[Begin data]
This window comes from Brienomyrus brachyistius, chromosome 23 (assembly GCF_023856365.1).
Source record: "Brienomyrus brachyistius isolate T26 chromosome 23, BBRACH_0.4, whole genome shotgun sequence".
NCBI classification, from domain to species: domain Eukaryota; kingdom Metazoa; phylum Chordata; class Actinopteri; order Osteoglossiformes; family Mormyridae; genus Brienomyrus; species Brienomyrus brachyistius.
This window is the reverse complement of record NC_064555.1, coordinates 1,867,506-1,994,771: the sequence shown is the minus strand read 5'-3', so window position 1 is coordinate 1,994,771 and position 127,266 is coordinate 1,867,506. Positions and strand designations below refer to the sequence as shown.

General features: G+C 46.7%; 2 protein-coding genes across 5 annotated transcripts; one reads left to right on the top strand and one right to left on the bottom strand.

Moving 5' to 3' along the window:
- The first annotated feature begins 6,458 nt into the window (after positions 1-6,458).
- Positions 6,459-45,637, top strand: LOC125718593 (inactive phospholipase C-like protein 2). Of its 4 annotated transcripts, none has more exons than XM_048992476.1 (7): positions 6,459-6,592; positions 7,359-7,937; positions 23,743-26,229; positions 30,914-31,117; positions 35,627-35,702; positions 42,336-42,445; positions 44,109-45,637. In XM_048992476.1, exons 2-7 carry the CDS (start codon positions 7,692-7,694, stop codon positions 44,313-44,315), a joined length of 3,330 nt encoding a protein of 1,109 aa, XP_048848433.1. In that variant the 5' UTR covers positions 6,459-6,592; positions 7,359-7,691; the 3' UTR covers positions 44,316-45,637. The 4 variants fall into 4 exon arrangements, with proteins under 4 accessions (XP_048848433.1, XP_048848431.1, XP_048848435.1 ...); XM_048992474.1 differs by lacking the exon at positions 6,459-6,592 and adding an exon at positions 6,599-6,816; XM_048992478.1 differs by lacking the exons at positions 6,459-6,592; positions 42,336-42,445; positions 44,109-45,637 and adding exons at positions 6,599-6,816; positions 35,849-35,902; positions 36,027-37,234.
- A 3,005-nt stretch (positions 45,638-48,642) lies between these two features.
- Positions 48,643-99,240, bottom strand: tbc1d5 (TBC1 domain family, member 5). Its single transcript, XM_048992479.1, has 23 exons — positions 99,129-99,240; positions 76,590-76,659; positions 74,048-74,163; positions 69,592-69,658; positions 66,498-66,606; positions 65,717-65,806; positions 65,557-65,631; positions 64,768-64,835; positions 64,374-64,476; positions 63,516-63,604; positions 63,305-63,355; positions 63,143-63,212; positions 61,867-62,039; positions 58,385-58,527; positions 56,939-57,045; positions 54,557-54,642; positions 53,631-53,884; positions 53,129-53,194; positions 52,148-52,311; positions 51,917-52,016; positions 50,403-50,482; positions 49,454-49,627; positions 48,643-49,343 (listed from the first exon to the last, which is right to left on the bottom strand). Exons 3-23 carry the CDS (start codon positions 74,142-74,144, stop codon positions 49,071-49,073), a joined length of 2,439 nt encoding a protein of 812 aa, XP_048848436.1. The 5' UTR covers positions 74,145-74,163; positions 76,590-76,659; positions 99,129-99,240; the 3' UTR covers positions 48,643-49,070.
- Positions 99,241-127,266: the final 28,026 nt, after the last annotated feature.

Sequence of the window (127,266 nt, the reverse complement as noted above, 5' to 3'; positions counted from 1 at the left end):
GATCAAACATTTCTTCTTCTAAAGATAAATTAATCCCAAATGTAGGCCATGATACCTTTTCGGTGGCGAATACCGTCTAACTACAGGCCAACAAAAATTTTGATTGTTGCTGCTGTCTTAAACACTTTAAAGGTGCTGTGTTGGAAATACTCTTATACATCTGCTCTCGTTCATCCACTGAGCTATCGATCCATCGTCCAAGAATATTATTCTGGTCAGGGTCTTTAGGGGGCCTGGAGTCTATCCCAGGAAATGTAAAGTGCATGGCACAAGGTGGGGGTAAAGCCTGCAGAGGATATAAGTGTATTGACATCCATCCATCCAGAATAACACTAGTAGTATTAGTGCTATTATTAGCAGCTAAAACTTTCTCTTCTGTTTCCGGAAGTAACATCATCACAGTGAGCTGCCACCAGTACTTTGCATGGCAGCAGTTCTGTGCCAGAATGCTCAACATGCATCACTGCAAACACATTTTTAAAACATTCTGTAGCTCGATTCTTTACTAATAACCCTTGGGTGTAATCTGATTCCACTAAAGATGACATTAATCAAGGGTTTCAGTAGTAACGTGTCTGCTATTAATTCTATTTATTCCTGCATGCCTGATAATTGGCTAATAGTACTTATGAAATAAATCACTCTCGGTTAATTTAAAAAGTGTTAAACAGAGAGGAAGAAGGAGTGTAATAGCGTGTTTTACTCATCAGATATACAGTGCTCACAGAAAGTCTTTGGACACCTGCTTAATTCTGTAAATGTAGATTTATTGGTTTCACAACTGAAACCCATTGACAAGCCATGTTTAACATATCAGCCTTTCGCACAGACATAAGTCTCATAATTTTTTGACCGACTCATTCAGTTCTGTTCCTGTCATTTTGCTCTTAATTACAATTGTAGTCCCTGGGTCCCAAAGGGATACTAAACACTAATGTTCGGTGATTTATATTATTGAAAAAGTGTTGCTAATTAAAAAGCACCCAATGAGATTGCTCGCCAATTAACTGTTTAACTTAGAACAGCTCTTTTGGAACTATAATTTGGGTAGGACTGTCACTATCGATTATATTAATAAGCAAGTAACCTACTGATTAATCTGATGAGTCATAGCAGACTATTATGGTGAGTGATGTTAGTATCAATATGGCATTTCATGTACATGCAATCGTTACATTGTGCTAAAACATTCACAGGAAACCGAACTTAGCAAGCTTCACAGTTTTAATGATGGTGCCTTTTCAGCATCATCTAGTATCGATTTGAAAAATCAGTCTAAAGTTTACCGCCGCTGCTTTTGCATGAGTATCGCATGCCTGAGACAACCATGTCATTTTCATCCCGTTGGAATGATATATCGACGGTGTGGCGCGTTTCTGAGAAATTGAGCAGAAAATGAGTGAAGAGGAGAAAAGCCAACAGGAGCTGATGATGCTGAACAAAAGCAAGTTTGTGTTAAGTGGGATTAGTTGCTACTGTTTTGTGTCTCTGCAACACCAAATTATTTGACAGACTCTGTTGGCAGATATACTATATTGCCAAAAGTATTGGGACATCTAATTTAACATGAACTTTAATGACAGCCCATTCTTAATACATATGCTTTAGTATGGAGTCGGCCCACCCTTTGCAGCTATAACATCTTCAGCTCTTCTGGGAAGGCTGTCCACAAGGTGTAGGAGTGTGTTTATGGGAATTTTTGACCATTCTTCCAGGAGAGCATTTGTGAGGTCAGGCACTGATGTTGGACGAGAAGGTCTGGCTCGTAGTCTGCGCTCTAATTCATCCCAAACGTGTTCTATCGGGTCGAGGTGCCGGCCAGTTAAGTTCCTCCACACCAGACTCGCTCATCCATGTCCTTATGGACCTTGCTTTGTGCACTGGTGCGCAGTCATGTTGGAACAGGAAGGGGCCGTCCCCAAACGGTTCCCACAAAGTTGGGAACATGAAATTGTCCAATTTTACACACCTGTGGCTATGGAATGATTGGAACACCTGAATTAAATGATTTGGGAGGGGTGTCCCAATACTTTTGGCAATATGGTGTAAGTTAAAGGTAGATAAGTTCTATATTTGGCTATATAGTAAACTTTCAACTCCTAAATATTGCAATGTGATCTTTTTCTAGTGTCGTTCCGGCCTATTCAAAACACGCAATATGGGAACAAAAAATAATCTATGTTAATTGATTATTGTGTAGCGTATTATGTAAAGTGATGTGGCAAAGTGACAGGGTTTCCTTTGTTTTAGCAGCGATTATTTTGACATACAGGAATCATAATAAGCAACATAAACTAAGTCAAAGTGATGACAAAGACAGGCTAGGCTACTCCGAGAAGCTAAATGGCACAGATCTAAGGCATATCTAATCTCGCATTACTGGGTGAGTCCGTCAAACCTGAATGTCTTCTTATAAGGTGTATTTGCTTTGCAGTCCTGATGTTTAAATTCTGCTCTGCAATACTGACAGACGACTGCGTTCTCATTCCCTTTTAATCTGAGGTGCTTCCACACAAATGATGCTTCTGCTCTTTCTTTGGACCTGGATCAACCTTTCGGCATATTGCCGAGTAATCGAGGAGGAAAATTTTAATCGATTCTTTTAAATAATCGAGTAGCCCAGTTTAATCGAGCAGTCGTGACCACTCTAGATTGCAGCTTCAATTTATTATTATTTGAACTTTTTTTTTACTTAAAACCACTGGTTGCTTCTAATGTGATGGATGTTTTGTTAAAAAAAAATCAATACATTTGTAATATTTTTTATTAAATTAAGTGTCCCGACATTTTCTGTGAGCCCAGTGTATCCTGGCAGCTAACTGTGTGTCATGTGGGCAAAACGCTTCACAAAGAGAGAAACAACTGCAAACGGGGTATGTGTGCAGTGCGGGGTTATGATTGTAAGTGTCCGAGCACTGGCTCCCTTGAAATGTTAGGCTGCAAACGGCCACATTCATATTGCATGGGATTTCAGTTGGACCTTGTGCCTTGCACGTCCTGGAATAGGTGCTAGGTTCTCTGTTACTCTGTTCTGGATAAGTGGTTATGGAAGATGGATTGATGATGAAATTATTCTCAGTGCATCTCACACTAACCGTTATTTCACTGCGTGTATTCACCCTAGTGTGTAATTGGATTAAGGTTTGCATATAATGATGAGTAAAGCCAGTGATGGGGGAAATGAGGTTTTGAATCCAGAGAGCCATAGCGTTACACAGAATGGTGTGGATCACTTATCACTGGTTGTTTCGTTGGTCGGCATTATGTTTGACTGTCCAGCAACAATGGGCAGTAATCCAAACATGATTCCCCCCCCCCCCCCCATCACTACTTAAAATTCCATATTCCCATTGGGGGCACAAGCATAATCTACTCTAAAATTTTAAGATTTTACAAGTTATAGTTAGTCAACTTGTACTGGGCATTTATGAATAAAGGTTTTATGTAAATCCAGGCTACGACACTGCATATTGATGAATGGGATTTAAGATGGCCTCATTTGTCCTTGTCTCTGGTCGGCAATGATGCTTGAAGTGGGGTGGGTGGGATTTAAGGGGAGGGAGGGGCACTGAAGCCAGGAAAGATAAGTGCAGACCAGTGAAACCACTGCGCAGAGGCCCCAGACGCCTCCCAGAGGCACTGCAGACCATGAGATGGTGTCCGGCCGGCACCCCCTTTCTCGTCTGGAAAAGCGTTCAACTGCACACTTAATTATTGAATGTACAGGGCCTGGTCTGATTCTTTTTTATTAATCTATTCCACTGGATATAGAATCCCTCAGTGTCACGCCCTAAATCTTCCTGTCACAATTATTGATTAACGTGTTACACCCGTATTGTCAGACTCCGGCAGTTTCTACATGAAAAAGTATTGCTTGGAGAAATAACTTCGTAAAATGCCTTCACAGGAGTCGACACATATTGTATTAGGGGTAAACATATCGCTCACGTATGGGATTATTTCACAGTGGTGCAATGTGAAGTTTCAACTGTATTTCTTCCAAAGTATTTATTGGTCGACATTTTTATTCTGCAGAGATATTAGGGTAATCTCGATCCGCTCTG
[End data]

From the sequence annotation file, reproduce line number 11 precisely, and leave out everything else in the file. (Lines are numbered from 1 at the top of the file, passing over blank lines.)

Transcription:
- Positions 99,241-127,266: the final 28,026 nt, after the last annotated feature.